Does he believe Jesus is the coming one? Sure. Does he have ample evidence?

Of course. I told you what he personally would have had the whole family history of. Sure he believed, he believed, no question. But doubt was growing on the edges of his faith, just wasn't going the way he thought it should go. So some of his loyal disciples who were up in Capernaum, 60 miles at least or more, maybe even 80 miles from where John was in prison, took the whole trek all the way down there, walked all the way down through the Jordan Valley, all the way over the tip of the Dead Sea down to the east to wherever this place was, and they told John what they had seen and heard. And so John, verse 19, summons two of them, sends them to the Lord saying, here's the question, are you the expected one or do we look for someone else? It's like saying, are you the Messiah?

Are you the one promised in the Old Testament? And at that point, we are now coming face to face with John's doubts. What created those doubts? What caused him to doubt what he believed? Why is he saying, Lord, I believe, help my unbelief? Why would he ever say, or do we look for someone else?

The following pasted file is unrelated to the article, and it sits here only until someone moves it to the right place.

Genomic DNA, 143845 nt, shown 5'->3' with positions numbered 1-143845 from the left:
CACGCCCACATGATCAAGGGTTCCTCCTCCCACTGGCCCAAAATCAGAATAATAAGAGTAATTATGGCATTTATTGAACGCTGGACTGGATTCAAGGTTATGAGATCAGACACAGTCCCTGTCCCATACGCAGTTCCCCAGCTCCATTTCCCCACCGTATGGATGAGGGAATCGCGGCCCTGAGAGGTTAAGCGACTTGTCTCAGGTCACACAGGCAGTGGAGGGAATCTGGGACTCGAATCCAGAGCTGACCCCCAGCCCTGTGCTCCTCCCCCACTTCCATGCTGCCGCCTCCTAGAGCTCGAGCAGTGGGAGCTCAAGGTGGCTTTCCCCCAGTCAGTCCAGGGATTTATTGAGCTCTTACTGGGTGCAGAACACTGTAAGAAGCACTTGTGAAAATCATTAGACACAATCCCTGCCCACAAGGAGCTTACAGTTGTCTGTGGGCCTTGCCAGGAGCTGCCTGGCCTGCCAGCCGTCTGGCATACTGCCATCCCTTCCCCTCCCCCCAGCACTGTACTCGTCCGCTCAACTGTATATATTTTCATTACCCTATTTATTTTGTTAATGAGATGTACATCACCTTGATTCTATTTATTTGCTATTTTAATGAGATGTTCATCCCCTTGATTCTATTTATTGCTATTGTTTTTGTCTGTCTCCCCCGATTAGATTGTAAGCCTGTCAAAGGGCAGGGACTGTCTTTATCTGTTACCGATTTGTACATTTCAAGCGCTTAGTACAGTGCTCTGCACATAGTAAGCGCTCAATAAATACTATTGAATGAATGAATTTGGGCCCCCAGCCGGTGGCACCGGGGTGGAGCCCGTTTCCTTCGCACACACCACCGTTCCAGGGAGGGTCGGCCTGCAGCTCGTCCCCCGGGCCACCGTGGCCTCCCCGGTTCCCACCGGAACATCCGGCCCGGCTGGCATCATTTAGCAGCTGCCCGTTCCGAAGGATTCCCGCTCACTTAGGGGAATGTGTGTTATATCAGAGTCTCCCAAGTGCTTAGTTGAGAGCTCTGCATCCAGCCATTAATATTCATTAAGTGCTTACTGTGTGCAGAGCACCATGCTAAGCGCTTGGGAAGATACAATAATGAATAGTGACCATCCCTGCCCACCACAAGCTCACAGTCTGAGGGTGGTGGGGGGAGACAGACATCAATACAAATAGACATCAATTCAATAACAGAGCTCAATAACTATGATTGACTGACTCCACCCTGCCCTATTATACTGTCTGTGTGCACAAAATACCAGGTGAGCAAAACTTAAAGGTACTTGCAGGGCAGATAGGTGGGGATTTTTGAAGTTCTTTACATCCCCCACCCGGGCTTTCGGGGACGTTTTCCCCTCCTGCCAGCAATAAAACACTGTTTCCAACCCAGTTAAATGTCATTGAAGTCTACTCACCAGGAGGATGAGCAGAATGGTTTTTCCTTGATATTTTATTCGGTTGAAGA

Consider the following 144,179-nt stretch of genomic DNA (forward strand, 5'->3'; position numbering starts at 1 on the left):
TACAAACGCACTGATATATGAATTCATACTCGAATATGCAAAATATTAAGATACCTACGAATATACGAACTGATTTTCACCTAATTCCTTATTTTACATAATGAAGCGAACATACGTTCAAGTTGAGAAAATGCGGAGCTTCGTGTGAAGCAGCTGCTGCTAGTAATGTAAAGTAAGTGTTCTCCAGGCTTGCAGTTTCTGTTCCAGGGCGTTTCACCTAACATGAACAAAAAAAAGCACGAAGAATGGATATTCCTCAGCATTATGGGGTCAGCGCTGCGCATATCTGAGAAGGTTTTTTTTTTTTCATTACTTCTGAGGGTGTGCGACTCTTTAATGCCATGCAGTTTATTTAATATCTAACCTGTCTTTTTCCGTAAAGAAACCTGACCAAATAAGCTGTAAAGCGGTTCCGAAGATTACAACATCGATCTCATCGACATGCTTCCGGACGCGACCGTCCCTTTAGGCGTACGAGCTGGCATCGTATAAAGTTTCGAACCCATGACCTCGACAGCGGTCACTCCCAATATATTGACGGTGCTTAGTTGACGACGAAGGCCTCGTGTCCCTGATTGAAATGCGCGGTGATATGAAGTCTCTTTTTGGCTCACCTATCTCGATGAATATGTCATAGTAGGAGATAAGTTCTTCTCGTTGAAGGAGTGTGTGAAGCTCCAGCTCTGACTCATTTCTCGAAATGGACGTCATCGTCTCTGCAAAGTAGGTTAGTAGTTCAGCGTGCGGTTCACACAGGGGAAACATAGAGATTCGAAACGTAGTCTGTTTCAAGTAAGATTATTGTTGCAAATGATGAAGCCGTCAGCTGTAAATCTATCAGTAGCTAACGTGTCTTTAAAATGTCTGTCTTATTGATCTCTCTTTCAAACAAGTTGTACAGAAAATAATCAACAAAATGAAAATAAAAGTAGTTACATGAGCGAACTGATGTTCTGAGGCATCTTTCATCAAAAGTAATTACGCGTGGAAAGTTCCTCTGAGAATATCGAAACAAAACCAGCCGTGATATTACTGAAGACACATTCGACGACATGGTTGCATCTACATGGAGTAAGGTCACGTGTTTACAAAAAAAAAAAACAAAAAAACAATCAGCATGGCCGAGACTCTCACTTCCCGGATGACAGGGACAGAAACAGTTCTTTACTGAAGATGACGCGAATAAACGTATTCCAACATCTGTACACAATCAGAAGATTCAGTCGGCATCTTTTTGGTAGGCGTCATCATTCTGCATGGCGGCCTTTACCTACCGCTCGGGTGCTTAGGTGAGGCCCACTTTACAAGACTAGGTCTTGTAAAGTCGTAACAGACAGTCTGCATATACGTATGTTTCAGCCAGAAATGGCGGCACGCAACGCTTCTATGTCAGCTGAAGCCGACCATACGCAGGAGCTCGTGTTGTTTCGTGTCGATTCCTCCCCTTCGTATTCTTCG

Why would he ever say that? I mean, with the Father speaking out of heaven, this is my beloved Son, with the Spirit descending, with Jesus affirming, why would he even ask that? Well, doubt had crept in. That hadn't destroyed his faith. I think it's a tremendously interesting point, you need to understand this, that his faith is proven by the way he reacts to his doubt. If he had no trust in Jesus, he wouldn't go to Jesus to ask Jesus to dispel his doubt.

That to me is so interesting. He is asking Jesus, whom he believes in and doubts at the same time, to resolve his doubt. And he knows that Jesus is the only one who can resolve that doubt.

So he's really struggling against a weakness in the flesh. He's struggling against a temptation, and he did what you always need to do with doubt, you go directly to the Lord, not to somebody else or to nobody. The worst thing you can do with your doubt is keep it to yourself. He's saying, I've got some doubts and I need to get an answer, and the way to get the answer is to go directly to the Lord. And in that sense, he proves his faith. If he had no faith in Jesus, he would never ask Jesus to be the one to resolve his doubts.